Fossil fuel prices
Q Is the rise in the prices of raw fossil sources necessarily a bad thing? Is it possible to adapt such mechanisms to the promotion of alternatives on a permanent basis?
A High fossil fuel prices would probably have a beneficial effect, but it is a very difficult policy to plan. US president Clinton set out to raise petrol prices (from a very low base price) and met enormous opposition, a public outcry. He went ahead anyway and got it through Congress, and the sky hasn’t fallen in and the legislation that brought it about has not been repealed.
High prices could be used for example to encourage the extraction of tar sands in Canada and oil shales in Colorado. This is probably the first time in history when prices could be used to reflect long term availabiity of fossil fuels. The tax revenues could then be used to finance alternative energy solutions, although there is an important social consideration – that some of the revenue should be set aside to pay for tax rebates for those on incomes too low to afford the fuel.
Q How would the market deal with price fluctuations that are on a small time scale compared to the investment horizon?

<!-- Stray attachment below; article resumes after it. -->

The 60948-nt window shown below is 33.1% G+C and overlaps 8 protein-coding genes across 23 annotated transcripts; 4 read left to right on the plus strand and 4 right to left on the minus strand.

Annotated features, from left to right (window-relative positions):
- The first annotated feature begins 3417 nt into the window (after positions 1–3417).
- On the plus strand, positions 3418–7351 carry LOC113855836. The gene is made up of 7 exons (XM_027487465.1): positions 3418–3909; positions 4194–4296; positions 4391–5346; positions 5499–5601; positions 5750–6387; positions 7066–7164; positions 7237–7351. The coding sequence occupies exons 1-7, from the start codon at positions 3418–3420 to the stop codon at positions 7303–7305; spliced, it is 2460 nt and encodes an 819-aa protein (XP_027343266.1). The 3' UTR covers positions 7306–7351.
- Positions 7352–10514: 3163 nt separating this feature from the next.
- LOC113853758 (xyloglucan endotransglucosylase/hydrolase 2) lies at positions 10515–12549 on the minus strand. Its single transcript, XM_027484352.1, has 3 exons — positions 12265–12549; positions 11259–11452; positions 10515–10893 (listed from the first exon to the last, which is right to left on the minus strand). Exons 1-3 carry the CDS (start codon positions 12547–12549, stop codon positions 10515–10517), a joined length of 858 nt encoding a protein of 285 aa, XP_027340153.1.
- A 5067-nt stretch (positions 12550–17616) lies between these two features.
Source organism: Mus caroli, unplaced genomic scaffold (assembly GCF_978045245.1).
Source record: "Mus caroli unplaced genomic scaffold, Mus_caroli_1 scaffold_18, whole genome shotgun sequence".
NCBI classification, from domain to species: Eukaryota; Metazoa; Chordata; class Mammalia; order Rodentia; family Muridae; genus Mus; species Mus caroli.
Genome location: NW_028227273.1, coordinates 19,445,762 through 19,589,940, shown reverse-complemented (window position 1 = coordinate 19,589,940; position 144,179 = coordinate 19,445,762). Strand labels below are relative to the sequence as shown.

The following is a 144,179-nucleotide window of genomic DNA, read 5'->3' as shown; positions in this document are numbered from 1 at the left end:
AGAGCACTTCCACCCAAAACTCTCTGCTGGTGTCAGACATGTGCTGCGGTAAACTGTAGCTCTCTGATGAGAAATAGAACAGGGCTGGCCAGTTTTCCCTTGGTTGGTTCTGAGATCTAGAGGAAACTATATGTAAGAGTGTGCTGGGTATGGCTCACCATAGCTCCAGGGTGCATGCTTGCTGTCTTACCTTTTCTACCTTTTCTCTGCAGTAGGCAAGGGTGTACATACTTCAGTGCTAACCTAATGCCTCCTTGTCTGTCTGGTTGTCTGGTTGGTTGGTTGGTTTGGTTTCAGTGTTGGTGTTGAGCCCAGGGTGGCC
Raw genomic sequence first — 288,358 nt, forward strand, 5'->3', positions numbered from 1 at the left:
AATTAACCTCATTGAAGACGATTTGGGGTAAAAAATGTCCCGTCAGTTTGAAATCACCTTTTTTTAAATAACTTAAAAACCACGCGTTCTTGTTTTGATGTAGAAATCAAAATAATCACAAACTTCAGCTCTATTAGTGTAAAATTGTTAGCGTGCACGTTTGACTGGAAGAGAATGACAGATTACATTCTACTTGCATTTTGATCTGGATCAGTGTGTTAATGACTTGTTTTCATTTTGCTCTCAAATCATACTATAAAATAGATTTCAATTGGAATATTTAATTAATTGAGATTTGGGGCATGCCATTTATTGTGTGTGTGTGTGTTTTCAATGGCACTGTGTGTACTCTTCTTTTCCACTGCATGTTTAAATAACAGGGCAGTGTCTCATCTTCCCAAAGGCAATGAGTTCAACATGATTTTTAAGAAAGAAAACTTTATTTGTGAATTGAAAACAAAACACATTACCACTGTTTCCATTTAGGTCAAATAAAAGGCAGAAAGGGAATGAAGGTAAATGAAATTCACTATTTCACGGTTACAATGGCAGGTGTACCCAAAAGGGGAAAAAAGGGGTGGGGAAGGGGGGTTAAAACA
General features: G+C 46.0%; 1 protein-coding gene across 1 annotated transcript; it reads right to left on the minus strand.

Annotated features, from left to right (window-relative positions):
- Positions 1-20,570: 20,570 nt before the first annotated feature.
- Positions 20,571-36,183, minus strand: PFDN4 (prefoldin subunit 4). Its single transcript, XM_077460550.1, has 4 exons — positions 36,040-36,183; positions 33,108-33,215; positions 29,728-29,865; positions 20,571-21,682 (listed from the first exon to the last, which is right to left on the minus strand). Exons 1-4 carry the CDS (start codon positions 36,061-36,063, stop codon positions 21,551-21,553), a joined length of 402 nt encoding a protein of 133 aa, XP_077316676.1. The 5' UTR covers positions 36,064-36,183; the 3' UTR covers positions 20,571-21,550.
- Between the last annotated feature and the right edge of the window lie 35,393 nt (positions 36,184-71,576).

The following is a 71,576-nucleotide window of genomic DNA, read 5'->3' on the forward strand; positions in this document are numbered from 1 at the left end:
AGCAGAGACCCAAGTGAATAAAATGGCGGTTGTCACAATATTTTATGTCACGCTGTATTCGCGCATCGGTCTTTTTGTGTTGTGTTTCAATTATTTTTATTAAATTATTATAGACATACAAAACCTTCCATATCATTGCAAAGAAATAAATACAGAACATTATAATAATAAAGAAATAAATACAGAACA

A High prices can be afforded. What is more, the control that has swung back to government as a result of the global financial meltdown should give policymakers courage. One mechanism would be to keep fuel tax as high as can be afforded, then tax the windfall profits. The fuel tax should be made flexible so that as the price of crude drops, the pump price is kept level. Apart from the social considerations, steady fuel prices are an essential part of corporate and even household planning.
Q If consumption levels off, how can CO2 reductions be achieved?
A There is an achievable consumption level that does the job, preserves resources and encourages the necessary CO2 response.
Q Can we expect a technology breakthrough any time soon in alternative energy sources?
A True breakthroughs are very, very rare. Nuclear fusion is the only truly new technology that has appeared on the horizon, but it will take 30 years at least to come anywhere near fruition. The most likely course is slow incremental change – that is the reality.
Q The role of academic and professional institutions – how should they best use their expertise?
A Technologists on the whole do not come forward and issue warnings. Engineers typically do not take a position, rather they react to what is required of them by society. It would probably be helpful if technologists as a body were to reverse that tendency, to take a position of scientific principle and sideline politicians in the way that other professionalss such as doctors and lawyers already do.